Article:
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  #1  
Old 08-28-2019, 12:52 PM
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Bushings in a can - DIY Rear Sub Frame bushings repair

If your e53 is in need of sub frame bushings and you need a quick repair that works in a pinch this is a decent option.

https://www.amazon.com/Somaca-Hi-Vis...%2C173&sr=8-37

Remove lower bolts and washers and inject the "bushing in a can" as evenly as you can. Allow to dry/cure for 24 hrs. Can't beat the price and the x5 feels good as new. 1 can did 2 bushings, 2 cans are needed for all four bushings.

Anybody else have try this solution?

-k
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Old 08-28-2019, 01:00 PM
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Bushings in a can - DIY Rear Sub Frame bushings repair

I've been considering this for a while. I've seen it used for front bushings. The main issue with this fix is It wil be a lot firmer than design and will be a beast to remove if you decide to do a proper replace later (though heat may work to release)


I would use the 3m brand. Not sure how long it would take to actually cure. It cures from water vapor in the air so it may never cure in the center (but you get a hydraulic damped bushing if that happens I guess)
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Last edited by andrewwynn; 08-28-2019 at 01:06 PM.
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Old 08-28-2019, 01:05 PM
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With the proper removal tools I don't see how this will be any harder to remove than when they are broken/shot.

I welcome the more solid feel as the rear end feels a lot more stable and planted. Did Powerflex 'purple' for the front control arm bushings and would do the same if I ever need to go back and re-repair the rear bushings in a can fix
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Old 08-28-2019, 01:08 PM
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Harder because it's adhesive the bushing is made outside the subframe and pressed in. It will be many times more difficult to remove unless it releases from heat.

I've been wanting to do this for my car I was planning to drill a hole in the side of the subframe cylinder to inject the goo.


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Old 08-28-2019, 03:05 PM
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Nice idea. I have yet to notice a need for new sub-frame bushings on my '01 with 190k+ miles. But I'll definitely keep this in mind.

I won't be worried about any difficulty in re-doing the job at 400k miles.

BTW, I used a similar item for a similar repair. On that same page is listed 3M Windo Weld
https://www.amazon.com/dp/B000FW61EW..._t2_B001G0R1N2

It seems to me that at least one of the Ms in 3M is for magic, so I'd pay the higher price and use that stuff. I've always been amazed at most 3M products.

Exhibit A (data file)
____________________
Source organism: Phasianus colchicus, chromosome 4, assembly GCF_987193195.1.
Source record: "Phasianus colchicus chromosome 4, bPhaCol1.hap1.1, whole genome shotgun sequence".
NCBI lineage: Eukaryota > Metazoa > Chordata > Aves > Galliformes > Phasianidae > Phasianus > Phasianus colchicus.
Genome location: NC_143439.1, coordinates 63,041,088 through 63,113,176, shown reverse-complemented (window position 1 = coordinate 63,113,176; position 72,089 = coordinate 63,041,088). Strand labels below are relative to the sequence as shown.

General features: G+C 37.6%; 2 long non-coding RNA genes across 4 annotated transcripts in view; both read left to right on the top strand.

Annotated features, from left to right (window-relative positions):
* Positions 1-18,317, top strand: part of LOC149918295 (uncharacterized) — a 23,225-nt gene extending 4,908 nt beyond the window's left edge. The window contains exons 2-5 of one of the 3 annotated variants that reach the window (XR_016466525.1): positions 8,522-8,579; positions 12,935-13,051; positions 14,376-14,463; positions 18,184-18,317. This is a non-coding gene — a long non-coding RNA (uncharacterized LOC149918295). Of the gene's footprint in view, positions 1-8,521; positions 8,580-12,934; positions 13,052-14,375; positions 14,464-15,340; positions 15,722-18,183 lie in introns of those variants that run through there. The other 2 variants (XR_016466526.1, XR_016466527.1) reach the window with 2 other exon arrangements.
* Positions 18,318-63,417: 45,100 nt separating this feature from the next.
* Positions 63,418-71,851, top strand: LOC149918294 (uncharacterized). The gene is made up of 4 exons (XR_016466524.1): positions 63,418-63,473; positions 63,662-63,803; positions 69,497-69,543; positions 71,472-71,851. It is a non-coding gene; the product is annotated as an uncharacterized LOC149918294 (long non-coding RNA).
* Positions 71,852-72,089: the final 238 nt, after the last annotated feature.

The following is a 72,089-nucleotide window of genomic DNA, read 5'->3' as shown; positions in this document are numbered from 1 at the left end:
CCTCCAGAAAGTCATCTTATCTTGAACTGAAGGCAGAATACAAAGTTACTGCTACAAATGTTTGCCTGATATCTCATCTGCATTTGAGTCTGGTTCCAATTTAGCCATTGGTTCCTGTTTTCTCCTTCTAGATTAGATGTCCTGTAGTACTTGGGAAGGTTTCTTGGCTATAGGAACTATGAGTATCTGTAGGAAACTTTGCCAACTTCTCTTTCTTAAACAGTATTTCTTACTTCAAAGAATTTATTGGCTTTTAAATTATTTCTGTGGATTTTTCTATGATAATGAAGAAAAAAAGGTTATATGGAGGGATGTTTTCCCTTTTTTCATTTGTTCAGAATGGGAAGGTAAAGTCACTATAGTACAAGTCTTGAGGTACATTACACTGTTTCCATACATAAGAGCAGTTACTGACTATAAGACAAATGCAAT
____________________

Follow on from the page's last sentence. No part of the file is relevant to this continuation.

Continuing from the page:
I used that, following tips on the Porsche rennlist.com Cayenne site to fix a failing bushing in the engine torque arm (common problem on those cars). Worked perfectly. So well that I had been hoping to come across another need for the remaining 90% of the 10-oz tube before it solidifies.
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Old 08-28-2019, 07:18 PM
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Quote:
Originally Posted by andrewwynn View Post
Harder because it's adhesive the bushing is made outside the subframe and pressed in. It will be many times more difficult to remove unless it releases from heat.

I've been wanting to do this for my car I was planning to drill a hole in the side of the subframe cylinder to inject the goo.


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Andrew - I think the OP means leave the old bushing in place and just fill the gaps with this urethane product... so removing it later is no harder than a normal bush.
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Old 08-28-2019, 11:54 PM
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The bushing is the shape of a + I thought but maybe you are right and its solid around the edges in which case it might actually be easier to remove since you'll have glued the center to the outside.


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Old 08-29-2019, 12:09 AM
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Quote:
Originally Posted by andrewwynn View Post
The bushing is the shape of a + I thought but maybe you are right and its solid around the edges in which case it might actually be easier to remove since you'll have glued the center to the outside.


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There is a + shape in the center but yeah, the outer is a ring of rubber-covered steel tube! I just changed all mine a couple of week back - they are nuggety!!!
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Old 08-30-2019, 09:31 AM
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Glad you mentioned simce I was going to inject mine from the side.
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Old 08-30-2019, 03:31 PM
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To be honest, getting at these bushes in order to inject something is almost as much work as replacing them.... You are 95% of the way there...

The major difference is cost - the cost of the new bushes and the cost of the removal/installation tool. I guess your labour is cheap though!
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